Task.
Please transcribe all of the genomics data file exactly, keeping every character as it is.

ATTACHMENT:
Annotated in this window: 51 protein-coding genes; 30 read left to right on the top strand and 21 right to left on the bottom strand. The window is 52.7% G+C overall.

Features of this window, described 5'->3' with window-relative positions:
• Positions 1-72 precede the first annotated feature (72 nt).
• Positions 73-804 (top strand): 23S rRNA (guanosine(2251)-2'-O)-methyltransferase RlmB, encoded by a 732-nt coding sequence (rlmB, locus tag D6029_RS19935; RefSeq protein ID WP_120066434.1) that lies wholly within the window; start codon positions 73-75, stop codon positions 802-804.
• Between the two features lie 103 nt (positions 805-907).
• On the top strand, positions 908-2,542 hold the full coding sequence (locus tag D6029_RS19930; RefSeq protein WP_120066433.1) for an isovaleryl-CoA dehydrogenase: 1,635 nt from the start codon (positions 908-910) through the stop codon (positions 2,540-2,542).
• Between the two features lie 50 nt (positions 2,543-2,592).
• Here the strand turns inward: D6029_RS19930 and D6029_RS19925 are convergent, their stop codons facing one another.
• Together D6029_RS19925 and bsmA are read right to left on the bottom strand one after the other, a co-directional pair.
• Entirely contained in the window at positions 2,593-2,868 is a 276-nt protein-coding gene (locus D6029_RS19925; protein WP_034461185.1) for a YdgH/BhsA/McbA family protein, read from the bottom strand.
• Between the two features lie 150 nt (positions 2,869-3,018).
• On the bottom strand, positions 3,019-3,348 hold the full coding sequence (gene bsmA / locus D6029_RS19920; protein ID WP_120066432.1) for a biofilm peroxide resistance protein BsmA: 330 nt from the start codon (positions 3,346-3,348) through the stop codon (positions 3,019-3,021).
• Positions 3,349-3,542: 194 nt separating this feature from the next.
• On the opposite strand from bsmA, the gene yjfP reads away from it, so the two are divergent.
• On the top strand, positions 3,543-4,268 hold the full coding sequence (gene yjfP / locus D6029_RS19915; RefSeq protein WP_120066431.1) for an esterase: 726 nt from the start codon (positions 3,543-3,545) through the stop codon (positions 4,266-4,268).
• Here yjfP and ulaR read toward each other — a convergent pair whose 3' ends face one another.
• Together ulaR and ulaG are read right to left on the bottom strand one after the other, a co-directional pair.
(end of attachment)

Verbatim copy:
Annotated in this window: 51 protein-coding genes; 30 read left to right on the top strand and 21 right to left on the bottom strand. The window is 52.7% G+C overall.

Features of this window, described 5'->3' with window-relative positions:
• Positions 1-72 precede the first annotated feature (72 nt).
• Positions 73-804 (top strand): 23S rRNA (guanosine(2251)-2'-O)-methyltransferase RlmB, encoded by a 732-nt coding sequence (rlmB, locus tag D6029_RS19935; RefSeq protein ID WP_120066434.1) that lies wholly within the window; start codon positions 73-75, stop codon positions 802-804.
• Between the two features lie 103 nt (positions 805-907).
• On the top strand, positions 908-2,542 hold the full coding sequence (locus tag D6029_RS19930; RefSeq protein WP_120066433.1) for an isovaleryl-CoA dehydrogenase: 1,635 nt from the start codon (positions 908-910) through the stop codon (positions 2,540-2,542).
• Between the two features lie 50 nt (positions 2,543-2,592).
• Here the strand turns inward: D6029_RS19930 and D6029_RS19925 are convergent, their stop codons facing one another.
• Together D6029_RS19925 and bsmA are read right to left on the bottom strand one after the other, a co-directional pair.
• Entirely contained in the window at positions 2,593-2,868 is a 276-nt protein-coding gene (locus D6029_RS19925; protein WP_034461185.1) for a YdgH/BhsA/McbA family protein, read from the bottom strand.
• Between the two features lie 150 nt (positions 2,869-3,018).
• On the bottom strand, positions 3,019-3,348 hold the full coding sequence (gene bsmA / locus D6029_RS19920; protein ID WP_120066432.1) for a biofilm peroxide resistance protein BsmA: 330 nt from the start codon (positions 3,346-3,348) through the stop codon (positions 3,019-3,021).
• Positions 3,349-3,542: 194 nt separating this feature from the next.
• On the opposite strand from bsmA, the gene yjfP reads away from it, so the two are divergent.
• On the top strand, positions 3,543-4,268 hold the full coding sequence (gene yjfP / locus D6029_RS19915; RefSeq protein WP_120066431.1) for an esterase: 726 nt from the start codon (positions 3,543-3,545) through the stop codon (positions 4,266-4,268).
• Here yjfP and ulaR read toward each other — a convergent pair whose 3' ends face one another.
• Together ulaR and ulaG are read right to left on the bottom strand one after the other, a co-directional pair.